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Why bird flu may be next ‘deadly’ pandemic, by experts

By Chukwuma Muanya
30 December 2021   |   3:52 am
Scientists have warned that bird flu might be the next ‘deadly’ pandemic with the capacity to kill millions of birds and humans.

Bird flu-infested fowl

Scientists have warned that bird flu might be the next ‘deadly’ pandemic with the capacity to kill millions of birds and humans.

The warning followed a report from Israel that a massive bird flu outbreak could be New Year’s lethal disease. According to the report published on The Daily Beast, Israel’s National Security Council has assumed control of a massive bird flu outbreak in the Galilee, which scientists warn could become a “mass disaster” for humans.

Over half a billion migrating birds pass through the area every year, heading for warm African winters or balmy European summers, making this a catastrophic location for a major bird flu outbreak – right at the nexus of global avian travel.

The World Health Organisation (WHO) said the virus could be fatal if it infects people and more than half of the confirmed 863 human cases it has tracked since 2003 proved noxious. Most strains or variants of avian flu, H5N1, are relatively difficult to transmit to people.

A virologist and Chairman, Expert Review Committee on COVID-19, Prof. Oyewole Tomori, told The Guardian that the threat of bird flu as the next toxic disease is “very highly so.”

On the implication of another epidemic, especially on efforts to contain COVID-19, Tomori, who is also former Vice Chancellor of Redeemer’s University, Ede, Osun State, said the poultry industry in Nigeria could suffer dire consequences, if bird flu gets into the country.

To contain the menace, he noted: “I think now is the time for the Federal Ministry of Agriculture to get its Federal Livestock Department (FLD) and National Veterinary Research Institute (NVRI), Vom to be on alert.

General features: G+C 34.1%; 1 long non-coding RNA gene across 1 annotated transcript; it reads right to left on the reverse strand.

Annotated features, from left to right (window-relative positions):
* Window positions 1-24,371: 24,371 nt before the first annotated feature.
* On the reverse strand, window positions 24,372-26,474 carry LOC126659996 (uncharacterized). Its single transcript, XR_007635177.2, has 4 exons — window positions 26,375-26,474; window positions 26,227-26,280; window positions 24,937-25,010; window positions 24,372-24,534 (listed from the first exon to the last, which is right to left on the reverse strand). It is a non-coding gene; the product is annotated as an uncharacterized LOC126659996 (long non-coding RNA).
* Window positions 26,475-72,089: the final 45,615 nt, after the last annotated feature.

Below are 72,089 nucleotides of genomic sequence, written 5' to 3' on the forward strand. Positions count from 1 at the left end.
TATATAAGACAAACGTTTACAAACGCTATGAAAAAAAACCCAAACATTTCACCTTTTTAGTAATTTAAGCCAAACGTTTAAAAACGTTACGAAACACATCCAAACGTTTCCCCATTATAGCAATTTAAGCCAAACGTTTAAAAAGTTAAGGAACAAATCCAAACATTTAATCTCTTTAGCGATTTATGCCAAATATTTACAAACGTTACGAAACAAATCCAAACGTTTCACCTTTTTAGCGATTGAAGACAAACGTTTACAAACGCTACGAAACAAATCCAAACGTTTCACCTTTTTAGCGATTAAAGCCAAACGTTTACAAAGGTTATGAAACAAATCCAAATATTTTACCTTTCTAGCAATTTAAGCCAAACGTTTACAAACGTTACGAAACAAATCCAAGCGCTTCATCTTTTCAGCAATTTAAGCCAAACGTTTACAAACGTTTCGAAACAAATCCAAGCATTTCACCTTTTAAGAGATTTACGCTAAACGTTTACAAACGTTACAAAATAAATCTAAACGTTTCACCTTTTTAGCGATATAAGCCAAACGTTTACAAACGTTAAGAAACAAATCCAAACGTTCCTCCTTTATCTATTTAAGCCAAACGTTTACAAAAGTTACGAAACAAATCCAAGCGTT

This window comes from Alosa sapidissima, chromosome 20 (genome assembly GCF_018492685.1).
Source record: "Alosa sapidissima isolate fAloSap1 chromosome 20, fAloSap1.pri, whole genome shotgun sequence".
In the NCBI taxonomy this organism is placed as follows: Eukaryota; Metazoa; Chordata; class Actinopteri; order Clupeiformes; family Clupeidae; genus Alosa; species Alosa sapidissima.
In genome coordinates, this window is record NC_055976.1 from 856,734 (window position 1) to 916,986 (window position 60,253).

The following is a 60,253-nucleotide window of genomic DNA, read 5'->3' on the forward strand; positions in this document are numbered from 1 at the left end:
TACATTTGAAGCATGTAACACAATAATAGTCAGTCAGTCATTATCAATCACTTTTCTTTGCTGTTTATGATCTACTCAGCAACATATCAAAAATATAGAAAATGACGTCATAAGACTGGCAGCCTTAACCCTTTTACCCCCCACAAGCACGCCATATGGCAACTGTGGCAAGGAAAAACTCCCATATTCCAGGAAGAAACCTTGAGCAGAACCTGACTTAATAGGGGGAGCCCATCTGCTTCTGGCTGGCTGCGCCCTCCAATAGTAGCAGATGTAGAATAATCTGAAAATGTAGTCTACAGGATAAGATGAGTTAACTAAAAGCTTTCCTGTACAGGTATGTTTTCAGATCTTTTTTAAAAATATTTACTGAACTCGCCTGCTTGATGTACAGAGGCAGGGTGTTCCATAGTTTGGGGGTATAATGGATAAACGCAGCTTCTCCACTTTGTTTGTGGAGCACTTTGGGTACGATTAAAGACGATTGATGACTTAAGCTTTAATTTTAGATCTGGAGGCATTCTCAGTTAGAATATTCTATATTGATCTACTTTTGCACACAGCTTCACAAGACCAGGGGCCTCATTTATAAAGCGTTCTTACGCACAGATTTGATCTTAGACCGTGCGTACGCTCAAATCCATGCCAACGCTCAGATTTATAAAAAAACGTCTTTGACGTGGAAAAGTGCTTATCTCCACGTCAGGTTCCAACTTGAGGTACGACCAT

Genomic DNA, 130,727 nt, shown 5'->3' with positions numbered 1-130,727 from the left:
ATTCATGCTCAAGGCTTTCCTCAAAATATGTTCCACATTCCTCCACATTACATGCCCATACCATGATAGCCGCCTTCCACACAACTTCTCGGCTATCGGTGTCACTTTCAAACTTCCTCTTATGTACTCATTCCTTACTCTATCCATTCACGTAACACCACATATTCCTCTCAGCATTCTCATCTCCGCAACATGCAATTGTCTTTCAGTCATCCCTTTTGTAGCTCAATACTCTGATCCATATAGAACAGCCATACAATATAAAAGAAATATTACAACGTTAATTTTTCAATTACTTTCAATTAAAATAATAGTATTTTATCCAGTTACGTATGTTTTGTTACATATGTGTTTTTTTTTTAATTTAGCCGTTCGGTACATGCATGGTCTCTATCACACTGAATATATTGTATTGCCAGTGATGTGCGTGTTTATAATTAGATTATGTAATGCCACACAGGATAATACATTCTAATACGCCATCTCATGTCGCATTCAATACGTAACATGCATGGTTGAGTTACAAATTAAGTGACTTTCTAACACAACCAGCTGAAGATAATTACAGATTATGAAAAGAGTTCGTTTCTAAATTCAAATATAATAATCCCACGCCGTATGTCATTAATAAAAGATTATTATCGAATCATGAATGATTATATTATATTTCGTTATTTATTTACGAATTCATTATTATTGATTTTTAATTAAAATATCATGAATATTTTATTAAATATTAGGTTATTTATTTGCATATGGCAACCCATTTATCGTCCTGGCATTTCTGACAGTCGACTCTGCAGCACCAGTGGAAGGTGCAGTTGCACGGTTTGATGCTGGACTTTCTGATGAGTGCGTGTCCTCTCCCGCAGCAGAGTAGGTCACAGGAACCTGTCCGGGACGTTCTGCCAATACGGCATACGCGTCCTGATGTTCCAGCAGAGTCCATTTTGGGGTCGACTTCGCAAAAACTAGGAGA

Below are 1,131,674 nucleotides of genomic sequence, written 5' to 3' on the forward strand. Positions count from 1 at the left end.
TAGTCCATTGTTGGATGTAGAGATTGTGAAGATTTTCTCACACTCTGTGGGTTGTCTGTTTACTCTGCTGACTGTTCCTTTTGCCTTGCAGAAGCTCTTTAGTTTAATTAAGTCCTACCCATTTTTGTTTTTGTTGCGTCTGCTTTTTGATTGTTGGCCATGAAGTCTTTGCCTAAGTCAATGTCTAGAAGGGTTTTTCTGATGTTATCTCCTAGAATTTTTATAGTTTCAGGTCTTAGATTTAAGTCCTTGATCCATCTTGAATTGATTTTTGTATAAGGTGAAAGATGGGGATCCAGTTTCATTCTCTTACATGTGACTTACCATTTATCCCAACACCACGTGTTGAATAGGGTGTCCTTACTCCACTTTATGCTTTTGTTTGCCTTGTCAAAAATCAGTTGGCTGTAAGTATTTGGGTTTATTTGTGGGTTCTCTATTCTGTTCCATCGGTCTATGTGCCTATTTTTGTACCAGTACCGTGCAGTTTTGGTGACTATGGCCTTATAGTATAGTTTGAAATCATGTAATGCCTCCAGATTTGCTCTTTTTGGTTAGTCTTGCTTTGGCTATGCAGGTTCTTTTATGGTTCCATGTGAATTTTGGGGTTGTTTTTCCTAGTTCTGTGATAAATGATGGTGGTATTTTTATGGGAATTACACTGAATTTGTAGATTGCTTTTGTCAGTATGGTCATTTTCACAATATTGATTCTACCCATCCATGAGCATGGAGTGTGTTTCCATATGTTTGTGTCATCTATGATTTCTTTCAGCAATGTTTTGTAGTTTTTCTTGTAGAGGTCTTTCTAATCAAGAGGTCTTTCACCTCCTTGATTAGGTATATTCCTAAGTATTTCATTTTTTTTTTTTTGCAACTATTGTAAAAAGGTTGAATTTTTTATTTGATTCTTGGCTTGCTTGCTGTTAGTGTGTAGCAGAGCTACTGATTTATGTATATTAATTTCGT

“Our disease surveillance backed by veterinary laboratory diagnostic centres must be working with poultry farmers and the Poultry Association of Nigeria (PAN) to rapidly detect and contain cases before spread to other farms.”

The virologist said yearly, cranes migrate from Europe, Israel to warm weather in Ethiopia, Sudan and parts of West Africa.

“It is essential we are proactive in the steps we take,” he added. A Professor of Veterinary Medicine and Clinical Virology at the Michael Okpara University of Agriculture Umudike, Abia State, Maduike Ezeibe, observed that the Avian Influenza (AI) is caused by Avian Influenza Virus (AIV), which like COVID-19, is an RNA virus – meaning both viruses have positive electrical charges.

Ezeibe said another similarity is that both viruses mutate, stating that it takes about 50 years for AIV to change to new variants that might be more pathogenic, while COVID-19 virus appears to mutate a lot faster.

The clinical virologist said another similarity is that both are zoonotic (affect both animals and human beings). A consultant clinical pharmacist and medical director, Merit Healthcare, Dr. Lolu Ojo, said bird flu “is an extremely rare but lethal disease in humans.

He observed that “it is usually a poultry problem in migrating birds, but could also affect humans, and when it does, fatalities are usually very high.”

On what Nigeria should do to avert another health crisis, Ojo said: “We must always get our system ready to handle emergencies. It is better that we start preparing now because we are indeed vulnerable to incidents in other parts of the world. Let us learn from Israel and get our systems ready to handle the coming pandemic.”